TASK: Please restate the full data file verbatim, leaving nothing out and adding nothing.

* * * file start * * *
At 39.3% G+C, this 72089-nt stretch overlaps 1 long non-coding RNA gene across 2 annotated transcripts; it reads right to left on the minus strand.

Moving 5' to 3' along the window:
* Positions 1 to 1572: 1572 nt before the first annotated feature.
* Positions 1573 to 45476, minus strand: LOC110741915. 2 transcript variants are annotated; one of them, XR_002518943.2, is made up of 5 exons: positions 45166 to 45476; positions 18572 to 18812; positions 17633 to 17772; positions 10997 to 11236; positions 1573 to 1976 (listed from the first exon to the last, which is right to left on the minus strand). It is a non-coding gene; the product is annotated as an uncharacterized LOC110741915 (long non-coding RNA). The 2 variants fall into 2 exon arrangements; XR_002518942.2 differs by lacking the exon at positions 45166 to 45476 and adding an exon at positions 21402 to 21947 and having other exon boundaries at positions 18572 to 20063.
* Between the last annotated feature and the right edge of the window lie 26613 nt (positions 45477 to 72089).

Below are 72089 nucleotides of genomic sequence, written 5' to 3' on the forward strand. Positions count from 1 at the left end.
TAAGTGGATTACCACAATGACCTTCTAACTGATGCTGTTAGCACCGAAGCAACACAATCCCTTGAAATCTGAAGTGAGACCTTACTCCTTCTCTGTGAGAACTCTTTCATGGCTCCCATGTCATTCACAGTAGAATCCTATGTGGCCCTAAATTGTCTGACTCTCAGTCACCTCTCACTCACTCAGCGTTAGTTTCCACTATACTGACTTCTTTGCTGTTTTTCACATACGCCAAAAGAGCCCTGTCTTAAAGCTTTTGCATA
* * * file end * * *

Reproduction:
At 39.3% G+C, this 72089-nt stretch overlaps 1 long non-coding RNA gene across 2 annotated transcripts; it reads right to left on the minus strand.

Moving 5' to 3' along the window:
* Positions 1 to 1572: 1572 nt before the first annotated feature.
* Positions 1573 to 45476, minus strand: LOC110741915. 2 transcript variants are annotated; one of them, XR_002518943.2, is made up of 5 exons: positions 45166 to 45476; positions 18572 to 18812; positions 17633 to 17772; positions 10997 to 11236; positions 1573 to 1976 (listed from the first exon to the last, which is right to left on the minus strand). It is a non-coding gene; the product is annotated as an uncharacterized LOC110741915 (long non-coding RNA). The 2 variants fall into 2 exon arrangements; XR_002518942.2 differs by lacking the exon at positions 45166 to 45476 and adding an exon at positions 21402 to 21947 and having other exon boundaries at positions 18572 to 20063.
* Between the last annotated feature and the right edge of the window lie 26613 nt (positions 45477 to 72089).

Below are 72089 nucleotides of genomic sequence, written 5' to 3' on the forward strand. Positions count from 1 at the left end.
TAAGTGGATTACCACAATGACCTTCTAACTGATGCTGTTAGCACCGAAGCAACACAATCCCTTGAAATCTGAAGTGAGACCTTACTCCTTCTCTGTGAGAACTCTTTCATGGCTCCCATGTCATTCACAGTAGAATCCTATGTGGCCCTAAATTGTCTGACTCTCAGTCACCTCTCACTCACTCAGCGTTAGTTTCCACTATACTGACTTCTTTGCTGTTTTTCACATACGCCAAAAGAGCCCTGTCTTAAAGCTTTTGCATA